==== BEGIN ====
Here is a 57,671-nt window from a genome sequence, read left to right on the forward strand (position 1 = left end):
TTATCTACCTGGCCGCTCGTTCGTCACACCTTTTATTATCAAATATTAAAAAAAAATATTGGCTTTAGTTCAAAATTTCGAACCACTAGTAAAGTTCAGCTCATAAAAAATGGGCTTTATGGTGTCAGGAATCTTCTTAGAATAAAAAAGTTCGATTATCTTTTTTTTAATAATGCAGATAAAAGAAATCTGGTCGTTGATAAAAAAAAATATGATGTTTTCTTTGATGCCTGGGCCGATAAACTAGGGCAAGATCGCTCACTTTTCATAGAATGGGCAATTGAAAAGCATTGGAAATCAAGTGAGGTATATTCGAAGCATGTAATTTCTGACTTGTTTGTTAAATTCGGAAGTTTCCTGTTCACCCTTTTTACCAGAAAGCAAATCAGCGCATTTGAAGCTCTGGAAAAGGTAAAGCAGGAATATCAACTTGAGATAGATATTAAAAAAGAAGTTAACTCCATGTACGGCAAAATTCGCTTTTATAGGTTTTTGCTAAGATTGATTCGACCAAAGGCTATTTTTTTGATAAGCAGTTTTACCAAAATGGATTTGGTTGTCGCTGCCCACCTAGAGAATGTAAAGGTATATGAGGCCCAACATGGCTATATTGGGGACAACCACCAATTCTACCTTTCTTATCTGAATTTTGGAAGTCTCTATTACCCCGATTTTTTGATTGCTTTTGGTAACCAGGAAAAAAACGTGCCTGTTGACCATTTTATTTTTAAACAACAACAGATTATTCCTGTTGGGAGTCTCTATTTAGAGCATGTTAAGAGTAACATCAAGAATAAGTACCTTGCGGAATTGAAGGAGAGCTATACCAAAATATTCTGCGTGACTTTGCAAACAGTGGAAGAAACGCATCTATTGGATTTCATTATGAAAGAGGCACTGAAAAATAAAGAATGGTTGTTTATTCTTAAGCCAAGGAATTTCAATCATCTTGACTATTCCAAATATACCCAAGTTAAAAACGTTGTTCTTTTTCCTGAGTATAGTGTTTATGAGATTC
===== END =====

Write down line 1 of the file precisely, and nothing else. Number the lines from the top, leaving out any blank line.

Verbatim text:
Here is a 57,671-nt window from a genome sequence, read left to right on the forward strand (position 1 = left end):